President Barack Obama has by now firmly established a reputation (or, if you like, a notoriety) as someone who is smoothly agreeable and courteous, even excusatory, when he talks to America’s supposed “enemies” and friends but condescending, even insulting and downright rude, when he talks to his own friends and “family,” especially if those friends and family happen to be descended from his absent father’s bloodline.
Read Obama’s speeches to African Americans and compare them with speeches he gave to other groups in America, such as Jewish Americans, for instance. You will notice that speeches to Jewish Americans are usually remarkably polite and politic while speeches to African Americans are often deficient in refinement or grace and generally hallmarked by a repulsively pompous arrogance. His admirers call this “tough love” to family.
But nowhere does this dissociative presidential identity disorder become more apparent than in a comparison of Obama’s Cairo speech and his Accra speech.
In the Cairo speech, he was deep, engaging, admirably nuanced and above all, deferential. In the Accra speech, however, he came across as patronizing, impertinent, pedestrian, and avuncular in an offensive way.
To be fair, there is much to be admired and celebrated in Obama’s Ghana speech. Except for its bland and simplistic formulations, it was earnest, inspired and well-delivered. And, although the speech sounded and read more like a paternalistic rebuke to errant and obstinate children than an address to a sovereign nation’s parliament, I frankly have not the littlest sympathy for the clueless and inept African leaders Obama so thoroughly infantilized.
However, what we should not allow him to get away with was his studied and gratuitous racist dirty plow at Africans or, as he called us, “sub-Saharan” Africans. Now, what is this racist dirty plow? Well, it’s his revoltingly nauseating references to us as “tribes,” to conflicts in our continent as “ancient tribal conflicts,” and to incidences of ethnic discrimination as “tribalism.” Obama should know better than to be that objectionably ignorant.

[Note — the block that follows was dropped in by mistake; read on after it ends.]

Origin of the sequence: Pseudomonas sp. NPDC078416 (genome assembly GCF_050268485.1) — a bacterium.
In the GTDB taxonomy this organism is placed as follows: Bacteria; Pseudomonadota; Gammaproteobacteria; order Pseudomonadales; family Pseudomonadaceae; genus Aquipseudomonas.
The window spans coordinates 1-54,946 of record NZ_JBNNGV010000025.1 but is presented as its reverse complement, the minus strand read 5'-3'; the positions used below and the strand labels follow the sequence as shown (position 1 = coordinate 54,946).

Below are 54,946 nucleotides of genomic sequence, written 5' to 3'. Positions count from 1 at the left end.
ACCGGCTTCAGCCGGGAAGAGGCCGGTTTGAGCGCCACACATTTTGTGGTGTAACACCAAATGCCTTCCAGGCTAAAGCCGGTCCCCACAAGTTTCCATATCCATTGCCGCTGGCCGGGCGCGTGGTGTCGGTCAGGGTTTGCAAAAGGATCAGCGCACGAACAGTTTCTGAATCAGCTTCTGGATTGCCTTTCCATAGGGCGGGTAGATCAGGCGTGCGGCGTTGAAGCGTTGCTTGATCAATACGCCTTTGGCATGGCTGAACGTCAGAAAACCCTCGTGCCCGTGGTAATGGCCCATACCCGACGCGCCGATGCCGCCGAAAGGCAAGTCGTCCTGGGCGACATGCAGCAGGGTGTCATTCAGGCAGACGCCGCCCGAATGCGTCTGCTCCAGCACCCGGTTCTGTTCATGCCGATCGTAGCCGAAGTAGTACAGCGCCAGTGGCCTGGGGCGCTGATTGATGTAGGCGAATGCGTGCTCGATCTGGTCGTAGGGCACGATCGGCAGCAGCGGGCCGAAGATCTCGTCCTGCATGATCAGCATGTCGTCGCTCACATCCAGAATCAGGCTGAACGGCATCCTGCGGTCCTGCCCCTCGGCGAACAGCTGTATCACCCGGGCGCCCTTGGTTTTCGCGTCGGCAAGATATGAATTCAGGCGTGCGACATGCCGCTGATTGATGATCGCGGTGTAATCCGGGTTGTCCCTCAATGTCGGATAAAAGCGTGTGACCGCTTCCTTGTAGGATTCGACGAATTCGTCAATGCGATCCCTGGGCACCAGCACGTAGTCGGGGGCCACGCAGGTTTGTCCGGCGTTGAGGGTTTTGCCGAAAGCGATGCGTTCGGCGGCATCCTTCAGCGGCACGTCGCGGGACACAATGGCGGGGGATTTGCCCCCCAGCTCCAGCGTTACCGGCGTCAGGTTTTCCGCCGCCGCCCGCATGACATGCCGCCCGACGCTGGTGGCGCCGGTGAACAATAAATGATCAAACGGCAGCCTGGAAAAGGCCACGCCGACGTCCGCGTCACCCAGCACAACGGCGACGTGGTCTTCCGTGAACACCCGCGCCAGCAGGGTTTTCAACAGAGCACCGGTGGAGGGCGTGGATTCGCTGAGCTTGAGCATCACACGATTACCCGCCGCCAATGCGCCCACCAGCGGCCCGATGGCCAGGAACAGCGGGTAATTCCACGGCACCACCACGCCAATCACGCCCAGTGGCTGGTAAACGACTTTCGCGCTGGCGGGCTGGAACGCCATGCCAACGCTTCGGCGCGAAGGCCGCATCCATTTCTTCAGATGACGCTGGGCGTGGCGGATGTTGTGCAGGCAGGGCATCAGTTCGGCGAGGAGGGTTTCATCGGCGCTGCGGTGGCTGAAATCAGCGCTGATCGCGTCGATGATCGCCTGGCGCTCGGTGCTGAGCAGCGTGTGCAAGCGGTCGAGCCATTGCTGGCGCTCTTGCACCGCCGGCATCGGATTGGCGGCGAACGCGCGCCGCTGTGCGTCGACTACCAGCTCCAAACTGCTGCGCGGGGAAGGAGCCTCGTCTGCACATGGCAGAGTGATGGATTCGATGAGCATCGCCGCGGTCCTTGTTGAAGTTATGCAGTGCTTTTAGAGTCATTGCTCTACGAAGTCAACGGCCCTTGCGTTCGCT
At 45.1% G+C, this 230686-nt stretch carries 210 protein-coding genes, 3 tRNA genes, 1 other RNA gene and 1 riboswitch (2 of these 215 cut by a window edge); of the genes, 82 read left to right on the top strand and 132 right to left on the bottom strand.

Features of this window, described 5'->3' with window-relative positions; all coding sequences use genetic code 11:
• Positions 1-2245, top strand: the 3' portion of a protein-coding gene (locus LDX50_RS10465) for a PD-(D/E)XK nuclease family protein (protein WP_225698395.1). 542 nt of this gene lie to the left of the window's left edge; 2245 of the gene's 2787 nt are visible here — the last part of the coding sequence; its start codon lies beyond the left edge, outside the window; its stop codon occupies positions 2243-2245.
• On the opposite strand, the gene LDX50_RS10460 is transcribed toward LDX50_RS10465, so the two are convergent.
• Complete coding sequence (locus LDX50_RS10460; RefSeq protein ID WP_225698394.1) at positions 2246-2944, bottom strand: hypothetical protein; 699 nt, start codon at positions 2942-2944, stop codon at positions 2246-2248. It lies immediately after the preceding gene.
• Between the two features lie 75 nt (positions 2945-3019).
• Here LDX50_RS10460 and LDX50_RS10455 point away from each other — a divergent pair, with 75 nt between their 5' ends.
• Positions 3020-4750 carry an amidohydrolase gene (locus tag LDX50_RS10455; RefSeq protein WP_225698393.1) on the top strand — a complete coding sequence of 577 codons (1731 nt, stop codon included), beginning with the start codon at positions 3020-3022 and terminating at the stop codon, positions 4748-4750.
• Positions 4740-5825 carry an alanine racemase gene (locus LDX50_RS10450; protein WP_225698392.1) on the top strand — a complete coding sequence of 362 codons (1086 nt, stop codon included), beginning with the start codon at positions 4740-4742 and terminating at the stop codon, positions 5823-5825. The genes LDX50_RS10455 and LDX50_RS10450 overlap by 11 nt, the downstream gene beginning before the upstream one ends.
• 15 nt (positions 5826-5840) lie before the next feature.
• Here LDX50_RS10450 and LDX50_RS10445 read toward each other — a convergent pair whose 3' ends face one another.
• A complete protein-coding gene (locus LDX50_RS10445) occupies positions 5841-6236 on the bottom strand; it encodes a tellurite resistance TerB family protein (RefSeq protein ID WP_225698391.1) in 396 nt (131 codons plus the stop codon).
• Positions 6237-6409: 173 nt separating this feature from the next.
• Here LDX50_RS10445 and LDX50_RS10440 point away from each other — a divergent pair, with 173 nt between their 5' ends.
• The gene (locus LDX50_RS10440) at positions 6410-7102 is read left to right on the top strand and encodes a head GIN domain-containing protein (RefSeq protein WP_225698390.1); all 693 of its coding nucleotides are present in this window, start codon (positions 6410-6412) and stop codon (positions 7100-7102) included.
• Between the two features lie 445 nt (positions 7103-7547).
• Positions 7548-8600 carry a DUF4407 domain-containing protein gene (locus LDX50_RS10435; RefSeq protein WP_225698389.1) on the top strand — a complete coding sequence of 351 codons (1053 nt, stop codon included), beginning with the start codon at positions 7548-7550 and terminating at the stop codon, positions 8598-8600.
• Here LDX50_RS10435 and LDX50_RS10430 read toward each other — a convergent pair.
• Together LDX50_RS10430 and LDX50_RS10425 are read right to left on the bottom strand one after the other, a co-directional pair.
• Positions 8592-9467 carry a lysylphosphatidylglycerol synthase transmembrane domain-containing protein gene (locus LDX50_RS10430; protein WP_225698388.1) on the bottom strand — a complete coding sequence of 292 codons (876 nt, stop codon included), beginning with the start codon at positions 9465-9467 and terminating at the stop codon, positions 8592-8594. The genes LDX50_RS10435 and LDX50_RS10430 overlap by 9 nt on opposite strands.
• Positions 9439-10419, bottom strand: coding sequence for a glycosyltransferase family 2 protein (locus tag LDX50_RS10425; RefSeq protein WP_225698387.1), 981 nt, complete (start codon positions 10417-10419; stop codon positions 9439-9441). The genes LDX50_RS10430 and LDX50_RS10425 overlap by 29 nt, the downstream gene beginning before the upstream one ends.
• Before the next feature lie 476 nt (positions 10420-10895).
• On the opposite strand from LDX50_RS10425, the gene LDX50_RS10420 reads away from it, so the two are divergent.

Until relatively recently, am told by a friend, for instance, the Irish, Obama’s relatives on his mother’s side, were systematically discriminated against in employment opportunities in America and Britain by people who looked as lily white as they. Was that, too, “tribalism,” similar to the one you said your father allegedly suffered in Kenya, Mr. Obama? Oh, I forgot, that is called “anti-Irish racism,” even though the Irish belong to the same “race” as the people who discriminated against them. Ethnic discrimination is “tribalism” only when it happens in Africa, oops sorry, sub-Saharan Africa I mean.
It’s curious that it was a white-owned American newspaper by name the Politico that first called out Obama on this racist putdown of “sub-Saharan Africans.”
“While the presidents’ messages were broadly similar—touting democracy, deploring corruption, and calling for a new approach to development aid—-it’s hard to dispute that Obama gets away with criticism of Africa that other U.S. presidents could not,” the paper wrote.
For a contrast of contexts, the paper cited the example of Clinton’s travel to Africa in 1998, which was preceded by an impressive assemblage of a panel of scholars on Africa who briefed the press and the president about do’s and don’ts.
“Keep in mind that the word ‘tribal conflict’ is extremely insulting to Africans,” the Politico quoted a certain Marina Ottaway of the Carnegie Endowment for International Peace to have told American reporters who would cover the presidential visit.
“Don't write about ‘century-old tribal conflicts in African countries’ because the conflicts that we talk about today usually go back 60, 70 years. The very definition of the ethnic groups that we know today is ethnic groups that were defined as such during the colonial period.”
The paper continued: “Yet, when Obama uttered the phrase ‘tribal conflicts’ at a press conference Friday as he discussed his planned trip to Africa, it went virtually unremarked upon. So, too did several references he made in his Ghana speech to battles among ‘tribes.’”
“Another president,” the paper concluded, “might have been accused of racism...but Obama avoided that simply by affirming the abilities of Africans.” Well, no! Affirming the abilities of Africans (whatever in the world that means) has not helped Obama to avoid the charge of racist denigration of Africans. If it was wrong for Clinton or any other past American president to deride Africans as “tribes” it can’t be right for Obama to do so simply because he is half African.
The truth is that in spite of what we might like to believe about Obama, he is culturally a white American and has, in spite of himself, internalized some of the prejudices that come with his cultural socialization.
So far, he has been getting away with his misguided “tough love” policy to a people who have had to contend with tough luck most of their lives. But it won’t be long before Africans and people of African descent everywhere start calling him out in large numbers and reminding him that perpetually showing tough love to people who, for historical reasons, need tender love isn’t bravery; it’s cowardice of the lowest kind.
I might be wrong anyway but your in-puts are welcomed!